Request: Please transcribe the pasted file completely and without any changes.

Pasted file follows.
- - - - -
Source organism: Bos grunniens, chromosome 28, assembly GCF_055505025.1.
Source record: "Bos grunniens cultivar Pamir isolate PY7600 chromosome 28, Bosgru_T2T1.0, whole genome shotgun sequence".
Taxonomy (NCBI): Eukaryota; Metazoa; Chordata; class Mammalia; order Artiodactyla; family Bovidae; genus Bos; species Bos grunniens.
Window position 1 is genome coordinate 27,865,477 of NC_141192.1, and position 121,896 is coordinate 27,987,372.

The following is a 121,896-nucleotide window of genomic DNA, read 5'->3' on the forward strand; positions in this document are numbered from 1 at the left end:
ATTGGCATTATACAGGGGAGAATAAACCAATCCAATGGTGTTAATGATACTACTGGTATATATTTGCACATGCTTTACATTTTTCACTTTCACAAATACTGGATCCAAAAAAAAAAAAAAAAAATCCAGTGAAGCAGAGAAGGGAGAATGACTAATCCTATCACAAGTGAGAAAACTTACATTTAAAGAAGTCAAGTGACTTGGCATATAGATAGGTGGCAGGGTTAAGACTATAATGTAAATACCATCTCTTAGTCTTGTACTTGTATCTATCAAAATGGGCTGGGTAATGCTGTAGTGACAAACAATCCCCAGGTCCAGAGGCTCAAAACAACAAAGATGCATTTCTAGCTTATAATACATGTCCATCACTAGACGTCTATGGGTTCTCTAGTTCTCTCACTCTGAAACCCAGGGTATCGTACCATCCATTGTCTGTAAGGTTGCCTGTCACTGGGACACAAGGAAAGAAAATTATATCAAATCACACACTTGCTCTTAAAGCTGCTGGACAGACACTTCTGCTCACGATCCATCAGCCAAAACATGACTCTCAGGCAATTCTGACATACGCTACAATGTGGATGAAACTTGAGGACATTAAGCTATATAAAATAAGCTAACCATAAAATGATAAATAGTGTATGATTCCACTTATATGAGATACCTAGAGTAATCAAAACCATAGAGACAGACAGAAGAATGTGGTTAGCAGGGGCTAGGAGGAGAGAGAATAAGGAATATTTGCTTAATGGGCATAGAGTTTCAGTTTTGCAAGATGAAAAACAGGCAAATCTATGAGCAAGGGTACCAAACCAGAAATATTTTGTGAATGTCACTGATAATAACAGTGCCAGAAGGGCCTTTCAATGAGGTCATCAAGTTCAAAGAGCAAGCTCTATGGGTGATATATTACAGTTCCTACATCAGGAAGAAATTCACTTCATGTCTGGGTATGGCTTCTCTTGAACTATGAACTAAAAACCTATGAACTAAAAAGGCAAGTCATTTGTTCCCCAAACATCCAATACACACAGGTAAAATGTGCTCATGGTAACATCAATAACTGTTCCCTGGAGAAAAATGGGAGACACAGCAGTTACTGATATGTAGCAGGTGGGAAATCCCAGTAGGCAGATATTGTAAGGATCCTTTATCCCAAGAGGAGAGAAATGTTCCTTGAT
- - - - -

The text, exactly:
Source organism: Bos grunniens, chromosome 28, assembly GCF_055505025.1.
Source record: "Bos grunniens cultivar Pamir isolate PY7600 chromosome 28, Bosgru_T2T1.0, whole genome shotgun sequence".
Taxonomy (NCBI): Eukaryota; Metazoa; Chordata; class Mammalia; order Artiodactyla; family Bovidae; genus Bos; species Bos grunniens.
Window position 1 is genome coordinate 27,865,477 of NC_141192.1, and position 121,896 is coordinate 27,987,372.

The following is a 121,896-nucleotide window of genomic DNA, read 5'->3' on the forward strand; positions in this document are numbered from 1 at the left end:
ATTGGCATTATACAGGGGAGAATAAACCAATCCAATGGTGTTAATGATACTACTGGTATATATTTGCACATGCTTTACATTTTTCACTTTCACAAATACTGGATCCAAAAAAAAAAAAAAAAAATCCAGTGAAGCAGAGAAGGGAGAATGACTAATCCTATCACAAGTGAGAAAACTTACATTTAAAGAAGTCAAGTGACTTGGCATATAGATAGGTGGCAGGGTTAAGACTATAATGTAAATACCATCTCTTAGTCTTGTACTTGTATCTATCAAAATGGGCTGGGTAATGCTGTAGTGACAAACAATCCCCAGGTCCAGAGGCTCAAAACAACAAAGATGCATTTCTAGCTTATAATACATGTCCATCACTAGACGTCTATGGGTTCTCTAGTTCTCTCACTCTGAAACCCAGGGTATCGTACCATCCATTGTCTGTAAGGTTGCCTGTCACTGGGACACAAGGAAAGAAAATTATATCAAATCACACACTTGCTCTTAAAGCTGCTGGACAGACACTTCTGCTCACGATCCATCAGCCAAAACATGACTCTCAGGCAATTCTGACATACGCTACAATGTGGATGAAACTTGAGGACATTAAGCTATATAAAATAAGCTAACCATAAAATGATAAATAGTGTATGATTCCACTTATATGAGATACCTAGAGTAATCAAAACCATAGAGACAGACAGAAGAATGTGGTTAGCAGGGGCTAGGAGGAGAGAGAATAAGGAATATTTGCTTAATGGGCATAGAGTTTCAGTTTTGCAAGATGAAAAACAGGCAAATCTATGAGCAAGGGTACCAAACCAGAAATATTTTGTGAATGTCACTGATAATAACAGTGCCAGAAGGGCCTTTCAATGAGGTCATCAAGTTCAAAGAGCAAGCTCTATGGGTGATATATTACAGTTCCTACATCAGGAAGAAATTCACTTCATGTCTGGGTATGGCTTCTCTTGAACTATGAACTAAAAACCTATGAACTAAAAAGGCAAGTCATTTGTTCCCCAAACATCCAATACACACAGGTAAAATGTGCTCATGGTAACATCAATAACTGTTCCCTGGAGAAAAATGGGAGACACAGCAGTTACTGATATGTAGCAGGTGGGAAATCCCAGTAGGCAGATATTGTAAGGATCCTTTATCCCAAGAGGAGAGAAATGTTCCTTGAT